Tallent on ‘Rio redemption’ with walking mates
8 January 2016
RIO TEAM: Beaten by an accused drug cheat in the 50km walk at the London Olympics, Jared Tallent has stronger motivation than most for redemption in Rio. His place on the start line in August was confirmed by Australian Olympic Team selectors today, along with four other distance champions with big plans for Brazil.
“It’s always pretty amazing to be selected for the Olympics but this one’s going to be pretty special after what happened at the last Olympics,” Tallent said.
“Really aiming high for this one. I’m still hoping I’ll get the gold medal from London but I’m just making sure that I’m doing everything possible this time so hopefully I won’t have those problems arise again and I’m so well prepared I can get some redemption in Rio.”
Fellow walker Chris Erickson is off to his third Games but the first in his favoured 50km event. To him it feels like his ‘first Games’. And the athlete he coaches, Brendon Reading, will fulfil a 20 year Olympic dream when he races in Rio.
Tallent, 31, is already a three-time Olympic medallist [and if he wins a fourth in Rio he will surpass Stan Rowley (three bronze) and become the Australian athletics male with the most Olympic medals.] But it is the gold medal from London that was awarded to convicted Russian doper Sergey Kirdyapkin, which has driven him every day since.
Tallent, who is also chasing selection in the 20km, is making sure what happened in London, and throughout his career, is a positive motivation and not a distraction.
He is very pleased to have Erickson and Reading as his 50km teammates in Brazil.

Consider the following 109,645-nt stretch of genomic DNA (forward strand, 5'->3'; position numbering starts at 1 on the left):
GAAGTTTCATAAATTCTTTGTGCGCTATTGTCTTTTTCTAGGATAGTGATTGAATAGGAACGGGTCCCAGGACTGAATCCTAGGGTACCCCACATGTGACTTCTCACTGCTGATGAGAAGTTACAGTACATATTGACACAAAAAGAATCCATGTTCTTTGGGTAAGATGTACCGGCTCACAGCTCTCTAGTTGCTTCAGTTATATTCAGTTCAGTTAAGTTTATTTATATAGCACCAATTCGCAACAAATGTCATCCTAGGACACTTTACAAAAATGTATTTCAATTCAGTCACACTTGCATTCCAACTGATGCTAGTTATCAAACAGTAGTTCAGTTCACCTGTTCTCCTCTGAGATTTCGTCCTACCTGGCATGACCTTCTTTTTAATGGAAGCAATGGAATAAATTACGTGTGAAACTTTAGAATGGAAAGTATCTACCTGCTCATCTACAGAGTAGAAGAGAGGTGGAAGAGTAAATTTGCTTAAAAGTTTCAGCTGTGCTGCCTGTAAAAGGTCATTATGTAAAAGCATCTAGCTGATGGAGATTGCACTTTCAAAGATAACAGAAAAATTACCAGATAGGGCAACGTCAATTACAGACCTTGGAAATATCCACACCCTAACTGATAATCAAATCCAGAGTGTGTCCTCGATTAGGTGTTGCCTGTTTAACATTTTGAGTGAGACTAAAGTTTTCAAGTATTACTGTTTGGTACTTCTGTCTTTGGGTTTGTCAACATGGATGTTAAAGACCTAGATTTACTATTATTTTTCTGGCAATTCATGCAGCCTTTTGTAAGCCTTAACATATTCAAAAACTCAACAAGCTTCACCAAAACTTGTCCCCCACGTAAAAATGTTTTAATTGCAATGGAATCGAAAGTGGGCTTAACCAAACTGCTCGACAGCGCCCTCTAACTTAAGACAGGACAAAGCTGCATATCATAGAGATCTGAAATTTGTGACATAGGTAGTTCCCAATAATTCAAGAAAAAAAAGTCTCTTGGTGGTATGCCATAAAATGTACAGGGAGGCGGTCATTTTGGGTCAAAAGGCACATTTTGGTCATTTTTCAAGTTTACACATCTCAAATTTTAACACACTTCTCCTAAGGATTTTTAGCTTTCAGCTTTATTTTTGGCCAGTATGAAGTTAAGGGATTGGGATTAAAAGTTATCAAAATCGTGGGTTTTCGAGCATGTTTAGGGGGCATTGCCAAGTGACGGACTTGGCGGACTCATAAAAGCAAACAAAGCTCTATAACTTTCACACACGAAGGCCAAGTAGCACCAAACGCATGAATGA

"It’s a great group and we’re all great friends and these are the best guys to be on the Team with in this event.”
Erickson, 35, has plenty of Olympic experience from the Beijing and London Olympics as a 20km competitor, but now to be selected for the 50km in Rio he has the excitement of a rookie.
“I’m extremely stoked to be going to my third Games but for me I somewhat look at it like it’s my first Olympics again,” Erickson said.
“I finally get my chance at the 50 which is my preferred event and the other satisfying thing is to be selected at the earliest possible opportunity as well. It’s nice to be able to have a full preparation over the next seven months and really look to have the performance of my life in Rio and push for that top-8.”
Erickson juggles his number one priority of being a family man with his two young children, his 150-160 kilometres of training a week and his work as a student support officer at Deakin University four days a week.
“As you get a bit older its more about training smarter than training harder. I get the big kilometre loads out when I need to and really focus on the quality around that and getting in to a great routine and fit things in around family.”
His first coach was his father Tim Erickson OAM who represented Australia at the 1978 and 1982 Commonwealth Games. Tim was extremely unlucky not to go to both the 1976 and 1980 Olympics. The 50km was dropped from Montreal and he was selected for Moscow but due to the boycott and withdrawal of funding, he was dropped along with a number of other athletes.